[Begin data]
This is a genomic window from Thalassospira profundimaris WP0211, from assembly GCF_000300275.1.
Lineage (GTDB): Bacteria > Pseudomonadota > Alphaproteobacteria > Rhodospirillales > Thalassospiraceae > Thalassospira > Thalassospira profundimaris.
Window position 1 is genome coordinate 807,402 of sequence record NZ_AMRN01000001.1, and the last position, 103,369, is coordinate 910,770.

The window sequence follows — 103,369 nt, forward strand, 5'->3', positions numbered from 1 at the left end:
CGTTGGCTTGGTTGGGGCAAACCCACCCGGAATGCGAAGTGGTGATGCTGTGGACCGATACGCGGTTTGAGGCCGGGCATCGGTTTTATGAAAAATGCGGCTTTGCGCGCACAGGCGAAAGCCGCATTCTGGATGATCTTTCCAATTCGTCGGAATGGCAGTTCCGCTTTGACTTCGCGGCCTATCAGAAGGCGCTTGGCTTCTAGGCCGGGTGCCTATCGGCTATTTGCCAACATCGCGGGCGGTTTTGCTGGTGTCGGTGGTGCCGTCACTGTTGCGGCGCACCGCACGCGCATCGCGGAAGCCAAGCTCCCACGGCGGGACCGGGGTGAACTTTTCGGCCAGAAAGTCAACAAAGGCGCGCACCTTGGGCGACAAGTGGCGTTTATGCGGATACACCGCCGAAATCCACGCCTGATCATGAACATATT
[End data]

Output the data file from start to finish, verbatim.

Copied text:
This is a genomic window from Thalassospira profundimaris WP0211, from assembly GCF_000300275.1.
Lineage (GTDB): Bacteria > Pseudomonadota > Alphaproteobacteria > Rhodospirillales > Thalassospiraceae > Thalassospira > Thalassospira profundimaris.
Window position 1 is genome coordinate 807,402 of sequence record NZ_AMRN01000001.1, and the last position, 103,369, is coordinate 910,770.

The window sequence follows — 103,369 nt, forward strand, 5'->3', positions numbered from 1 at the left end:
CGTTGGCTTGGTTGGGGCAAACCCACCCGGAATGCGAAGTGGTGATGCTGTGGACCGATACGCGGTTTGAGGCCGGGCATCGGTTTTATGAAAAATGCGGCTTTGCGCGCACAGGCGAAAGCCGCATTCTGGATGATCTTTCCAATTCGTCGGAATGGCAGTTCCGCTTTGACTTCGCGGCCTATCAGAAGGCGCTTGGCTTCTAGGCCGGGTGCCTATCGGCTATTTGCCAACATCGCGGGCGGTTTTGCTGGTGTCGGTGGTGCCGTCACTGTTGCGGCGCACCGCACGCGCATCGCGGAAGCCAAGCTCCCACGGCGGGACCGGGGTGAACTTTTCGGCCAGAAAGTCAACAAAGGCGCGCACCTTGGGCGACAAGTGGCGTTTATGCGGATACACCGCCGAAATCCACGCCTGATCATGAACATATT